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Hounded: The Iron Druid Chronicles, Book One…

Hounded: The Iron Druid Chronicles, Book One (edition 2011)

by Kevin Hearne

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Title:Hounded: The Iron Druid Chronicles, Book One
Authors:Kevin Hearne
Info:Del Rey (2011), Mass Market Paperback, 320 pages
Collections:Your library
Tags:Science Fiction, Iron Druid, WLS, RBU

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Hounded by Kevin Hearne

2011 (10) adult (10) Arizona (20) audiobook (16) Celtic (24) Celtic mythology (13) druid (20) druids (61) ebook (27) fae (12) fantasy (152) fiction (67) gods (25) humor (14) Iron Druid (11) Iron Druid Chronicles (23) Kindle (16) magic (46) mythology (29) paranormal (35) read (10) read in 2011 (22) series (23) shapeshifters (10) supernatural (9) to-read (73) urban fantasy (152) vampires (45) werewolves (39) witches (32)

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ORIGINALLY POSTED AT Fantasy Literature.

Atticus O’Sullivan is an ancient shapeshifting druid. For a couple thousand years he’s been hiding from Aenghus Óg, the god who used to own the famous sword Fragarach until Atticus relieved him of it on an ancient battlefield. Now Aenghus has some plans to advance himself among the Tuatha Dé Danann and he wants his sword back.

Atticus is now a 21-year-old (it seems) bookshop owner in Tempe, Arizona, near Arizona State University. He sells occult paraphernalia and brews special herbal teas (such as Mobili-Tea and Humili-Tea) for his customers. He’s got a nosey neighbor across the street and a nice Irish widow a few houses down (well, she’s nice as long as you’re not English!). He also has a blood-sucking lawyer. Literally. That’s because the Tempe area attracts lots of paranormals. Some of them are helpful to Atticus, but others are definitely not.

I don’t read a lot of paranormal urban fantasy, just because so much of it features snarky women with chips on their shoulders and the sarcastic humor usually doesn’t appeal to me. I’ve found that I’m more likely to enjoy paranormal works which have male leads, so that’s why I gave Hounded a try.

Atticus O’Sullivan is an excellent male lead — he’s strong but sensitive. He mows the widow’s lawn and cares for his employees, but he kicks ass when he needs to. Kevin Hearne nearly crosses the border into too-good-to-be-true, but he just manages not to step over that line. Hearne’s other characters are terrific, too. I laughed at the vampire lawyer who drives a hot sports car and wears expensive suits, but can’t manage to update his language. I also appreciated that Hearne shows us that as much as we like to say we hate lawyers, they can be really useful sometimes!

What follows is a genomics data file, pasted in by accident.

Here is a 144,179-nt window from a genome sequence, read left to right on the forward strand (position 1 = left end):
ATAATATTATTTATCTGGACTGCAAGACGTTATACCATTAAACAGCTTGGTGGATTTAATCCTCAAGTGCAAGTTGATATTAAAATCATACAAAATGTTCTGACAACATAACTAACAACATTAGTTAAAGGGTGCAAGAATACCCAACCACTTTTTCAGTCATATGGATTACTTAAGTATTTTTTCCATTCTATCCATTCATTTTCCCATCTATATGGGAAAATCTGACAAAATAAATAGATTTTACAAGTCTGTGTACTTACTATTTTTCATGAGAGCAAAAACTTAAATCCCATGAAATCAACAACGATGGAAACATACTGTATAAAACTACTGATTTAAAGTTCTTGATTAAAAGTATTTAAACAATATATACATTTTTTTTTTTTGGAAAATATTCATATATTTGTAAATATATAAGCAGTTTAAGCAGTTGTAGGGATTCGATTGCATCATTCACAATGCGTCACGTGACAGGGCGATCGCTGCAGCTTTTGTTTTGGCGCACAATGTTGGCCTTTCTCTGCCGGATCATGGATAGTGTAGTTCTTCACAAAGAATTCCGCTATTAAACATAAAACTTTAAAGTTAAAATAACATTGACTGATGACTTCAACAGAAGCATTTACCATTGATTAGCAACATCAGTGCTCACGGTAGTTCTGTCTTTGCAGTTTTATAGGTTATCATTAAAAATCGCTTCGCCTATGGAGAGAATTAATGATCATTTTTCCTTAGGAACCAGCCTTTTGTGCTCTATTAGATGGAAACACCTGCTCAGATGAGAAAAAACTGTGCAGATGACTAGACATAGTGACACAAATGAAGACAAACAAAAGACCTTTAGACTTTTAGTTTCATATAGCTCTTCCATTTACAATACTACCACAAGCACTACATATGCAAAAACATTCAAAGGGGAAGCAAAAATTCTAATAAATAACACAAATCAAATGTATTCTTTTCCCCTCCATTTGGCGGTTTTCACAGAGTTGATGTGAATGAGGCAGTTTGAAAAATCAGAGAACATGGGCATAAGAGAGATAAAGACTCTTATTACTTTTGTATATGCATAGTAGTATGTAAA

My favorite character, though, was Atticus’s dog Oberon who can mind-speak with Atticus. Oberon is the comedic sidekick, providing most of the humor. Only Atticus can hear him, so his comments are often inserted amongst dialogue that Atticus is having with other characters, and this is very funny. Since Oberon watches lots of movies, many of his interruptions are quotes from movies or reminders to Atticus of how what’s happening now is similar to a movie scene. This is especially endearing to SF fans because Oberon loves Star Wars and Star Trek. Oberon always seems to have a current obsession, too. In Hounded, he wants to be Genghis Khan and keeps questioning Atticus about Genghis Khan’s habits, such as did he take his coffee black? (Fortunately, Oberon’s Liberace phase happened before the events of Hounded.)

Oberon is especially effective in the audio version I listened to, narrated by Luke Daniels. This is partly because there are rarely any dialog tags for Oberon (his interruptions are set apart by in the text) and partly because Mr. Daniels makes Oberon actually sound like a big dog. So, when the book is read aloud, the lack of “Oberon said” really makes it sound like Oberon is making comments in the background.

Besides the characters, I loved the mix of the modern with ancient mythologies in Hounded. Kevin Hearne’s contemporary setting near ASU is completely convincing (someday I’ve got to stop for fish and chips at Rúla Búla), but so are the ancient and mythological aspects of the novel.

Hounded was a great read — a wonderful hero with the perfect sidekick, colorful secondary characters, and just the right sense of humor. I’ll be immediately starting the next novel in the Iron Druid Chronicles, Hexed. ( )
  Kat_Hooper | Apr 6, 2014 |
There's been a lot of conversation about the Iron Druid series here on LT so it doesn't really need another review. I'll just say it was really fun and if you like fantasy, especially urban fantasy, and need a "cheer-me-up" book you could do a lot worse. I'll definitely continue the series.
There's been a lot of conversation about the Iron Druid series here on LT so it doesn't really need another review. I'll just say it was really fun and if you like fantasy, especially urban fantasy, and need a "cheer-me-up" book you could do a lot worse. I'll definitely continue the series.
  hailelib | Mar 28, 2014 |